A bar chart will work fine, but is much better horizontal.
I've taken small liberties with what was presented, which will be explained and defended.
The major design choice is horizontal alignment, which permits text to run left to right, the easiest reading direction for most readers. The near vertical alignment in the answer by Dave is driven by the need to accommodate several labels and a horizontal axis.
I use lower case text in labels to the extent possible. "English" is best given with an initial capital to follow the usual conventions; otherwise lower case letters take less space and are easier to read (some even report the synaesthetic impression of SHOUTING on reading much upper case).
Percents are rounded to 1 decimal place. That's still 3 significant figures for all but one fraction reported (if any fraction was less than 1%, that might need rethinking).
I made small simplifications of wording.
The counts are suppressed. It's easy to put too much into a graph of this kind. Some people hate numbers on graphs, but to me hybrid graph-tables permit the best of both worlds. Given that, axis ticks and numeric labels can be suppressed too.
There is no stacking of bars. We don't need it here. A resultant feature is that we don't have to work hard to decode which fractions are bigger (or biggest). It's immediate that males are in a slight majority, all-male schools are the largest single category, and so forth.
I use a subdued colour. Solid blocks of heavy colour are hard on the eye and brain. I don't use several colours. The text labels show what is what: we don't need a raid on the elementary school paintbox. If printing colour were a constraint, light grey bars with black outline are essentially always possible.
Note that there is no legend, a common small evil in displays of this kind, which only obliges the conscientious reader to go back and forth to decode the display (and tempts the less conscientious reader not to engage with the display in any serious sense). Here, and often, we can lose the legend in favour of text labels by each bar.
There is a presumption that the researcher would add a figure caption or other text explaining place, time, data collection and definition details of importance, and so forth. The units could be emphasised as percent in the caption. Showing percent on the graph too would be perfectly defensible, and many would prefer it.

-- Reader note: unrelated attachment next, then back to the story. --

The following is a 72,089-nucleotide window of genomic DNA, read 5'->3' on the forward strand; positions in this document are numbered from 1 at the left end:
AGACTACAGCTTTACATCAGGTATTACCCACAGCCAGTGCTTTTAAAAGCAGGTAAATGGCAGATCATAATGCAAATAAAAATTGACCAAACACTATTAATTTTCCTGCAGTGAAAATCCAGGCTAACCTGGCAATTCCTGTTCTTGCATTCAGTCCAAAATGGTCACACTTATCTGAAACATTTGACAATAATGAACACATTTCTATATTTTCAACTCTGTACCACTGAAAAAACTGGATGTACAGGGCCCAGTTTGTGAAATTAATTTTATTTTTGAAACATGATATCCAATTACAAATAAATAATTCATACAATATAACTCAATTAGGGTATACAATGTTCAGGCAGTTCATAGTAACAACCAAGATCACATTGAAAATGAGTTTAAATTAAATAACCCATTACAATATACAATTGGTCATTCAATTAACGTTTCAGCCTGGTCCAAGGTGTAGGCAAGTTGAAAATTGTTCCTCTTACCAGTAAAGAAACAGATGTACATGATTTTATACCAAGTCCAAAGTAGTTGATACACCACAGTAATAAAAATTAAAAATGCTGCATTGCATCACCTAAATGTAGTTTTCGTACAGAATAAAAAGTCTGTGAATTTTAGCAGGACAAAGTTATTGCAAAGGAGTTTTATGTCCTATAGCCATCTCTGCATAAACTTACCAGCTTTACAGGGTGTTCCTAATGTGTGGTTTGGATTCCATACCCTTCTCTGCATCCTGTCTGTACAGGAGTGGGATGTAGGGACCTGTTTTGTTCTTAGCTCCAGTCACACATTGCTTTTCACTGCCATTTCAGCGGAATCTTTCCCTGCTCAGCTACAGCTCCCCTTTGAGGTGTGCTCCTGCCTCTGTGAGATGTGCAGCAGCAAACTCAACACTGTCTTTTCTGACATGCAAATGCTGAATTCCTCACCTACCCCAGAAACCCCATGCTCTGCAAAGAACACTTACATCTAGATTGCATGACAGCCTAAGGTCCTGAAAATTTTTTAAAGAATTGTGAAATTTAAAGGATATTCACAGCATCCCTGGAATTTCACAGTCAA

The outer text labels are perhaps superfluous. For example, given
female as labels,
gender adds nothing. Similarly,
urban don't need the gloss
location. In context, which I don't know here, the distinction between
non-English might also be clear to the reader. In a paper or presentation, there should always be explanations somewhere, unless categories are presumed self-evident. Equally, a graph should be self-contained as far as practicable and not rely on the reader recalling details that may have been given once and quickly, or are in tables or supplementary material not yet accessed.
A horizontal (Cleveland) dot chart would perform as well. In practice, very many audiences, including many lay groups, are familiar and comfortable with bar charts, and much less familiar with dot charts, which often gives the bar chart design a major edge.
For the record, I used Stata. Non-Stata users need not care, but they might be interested in seeing whether their own favourite software requires less or more code.
input id str14 what str15 which count percent
1 "type of school" "English" 156497 11.11
1 "type of school" "non-English" 1252372 88.89
2 "gender" "female" 649465 46.10
2 "gender" "male" 759405 53.90
3 "school" "coeducation" 413422 29.78
3 "school" "female" 436883 31.47
3 "school" "male" 537754 38.74
4 "student type" "private school" 585947 41.57
4 "student type" "private student" 20107 1.43
4 "student type" "public school" 803471 57.00
5 "location" "rural" 962959 68.41
5 "location" "urban" 444769 31.59
labmask id, values(what)
graph hbar (asis) percent, over(which, gap(*0.5)) over(id) nofill bar(1, bfcolor(green*0.1)) blabel(total, format(%2.1f)) yla(none) ysc(r(0 100)) scheme(s1color)